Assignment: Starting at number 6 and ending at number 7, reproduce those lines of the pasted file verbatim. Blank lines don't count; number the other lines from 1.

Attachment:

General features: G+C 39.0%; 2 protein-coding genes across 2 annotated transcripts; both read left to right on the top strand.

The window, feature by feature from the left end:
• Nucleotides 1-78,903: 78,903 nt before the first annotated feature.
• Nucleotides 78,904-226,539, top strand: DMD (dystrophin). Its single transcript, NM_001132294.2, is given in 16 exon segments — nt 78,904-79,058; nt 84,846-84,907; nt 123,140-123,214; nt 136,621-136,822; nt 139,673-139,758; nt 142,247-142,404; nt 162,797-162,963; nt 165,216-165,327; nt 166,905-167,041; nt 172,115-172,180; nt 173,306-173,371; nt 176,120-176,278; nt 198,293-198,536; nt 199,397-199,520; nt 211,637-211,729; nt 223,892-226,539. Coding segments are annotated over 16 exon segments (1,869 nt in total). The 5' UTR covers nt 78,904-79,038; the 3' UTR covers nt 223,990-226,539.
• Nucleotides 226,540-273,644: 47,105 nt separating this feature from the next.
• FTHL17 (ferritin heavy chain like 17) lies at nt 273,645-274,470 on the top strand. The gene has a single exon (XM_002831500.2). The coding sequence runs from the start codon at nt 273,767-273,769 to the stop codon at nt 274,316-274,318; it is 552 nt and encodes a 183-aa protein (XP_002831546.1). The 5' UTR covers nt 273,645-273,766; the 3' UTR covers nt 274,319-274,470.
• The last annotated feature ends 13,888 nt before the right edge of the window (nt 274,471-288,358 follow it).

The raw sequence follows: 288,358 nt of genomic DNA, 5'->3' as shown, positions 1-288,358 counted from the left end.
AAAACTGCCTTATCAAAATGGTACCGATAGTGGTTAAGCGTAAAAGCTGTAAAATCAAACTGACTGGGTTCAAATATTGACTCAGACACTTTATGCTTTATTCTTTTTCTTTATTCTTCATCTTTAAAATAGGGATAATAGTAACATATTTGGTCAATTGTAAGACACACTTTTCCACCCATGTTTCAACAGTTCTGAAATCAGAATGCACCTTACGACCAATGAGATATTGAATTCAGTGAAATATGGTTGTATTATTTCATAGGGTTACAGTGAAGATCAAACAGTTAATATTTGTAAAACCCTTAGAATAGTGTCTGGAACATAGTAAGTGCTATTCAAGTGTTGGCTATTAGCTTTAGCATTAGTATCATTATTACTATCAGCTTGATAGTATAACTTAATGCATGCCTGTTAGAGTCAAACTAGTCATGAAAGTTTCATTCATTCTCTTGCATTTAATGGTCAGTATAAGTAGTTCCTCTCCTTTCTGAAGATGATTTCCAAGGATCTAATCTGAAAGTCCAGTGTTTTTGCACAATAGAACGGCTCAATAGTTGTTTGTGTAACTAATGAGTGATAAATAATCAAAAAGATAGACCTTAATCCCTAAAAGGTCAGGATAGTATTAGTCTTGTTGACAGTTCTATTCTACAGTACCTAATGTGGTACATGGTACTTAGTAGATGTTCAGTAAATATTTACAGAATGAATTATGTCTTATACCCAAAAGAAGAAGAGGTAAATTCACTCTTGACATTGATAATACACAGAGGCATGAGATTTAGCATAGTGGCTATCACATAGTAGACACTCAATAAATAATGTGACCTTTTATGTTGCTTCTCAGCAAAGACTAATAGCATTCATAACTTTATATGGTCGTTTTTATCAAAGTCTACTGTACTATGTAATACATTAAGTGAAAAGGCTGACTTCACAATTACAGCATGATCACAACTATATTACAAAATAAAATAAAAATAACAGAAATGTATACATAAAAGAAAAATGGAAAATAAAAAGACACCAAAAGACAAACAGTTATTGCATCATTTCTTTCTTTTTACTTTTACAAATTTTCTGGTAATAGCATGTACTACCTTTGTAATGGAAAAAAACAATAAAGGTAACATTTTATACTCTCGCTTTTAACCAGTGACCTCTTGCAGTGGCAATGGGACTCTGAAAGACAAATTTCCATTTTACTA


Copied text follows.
• FTHL17 (ferritin heavy chain like 17) lies at nt 273,645-274,470 on the top strand. The gene has a single exon (XM_002831500.2). The coding sequence runs from the start codon at nt 273,767-273,769 to the stop codon at nt 274,316-274,318; it is 552 nt and encodes a 183-aa protein (XP_002831546.1). The 5' UTR covers nt 273,645-273,766; the 3' UTR covers nt 274,319-274,470.
• The last annotated feature ends 13,888 nt before the right edge of the window (nt 274,471-288,358 follow it).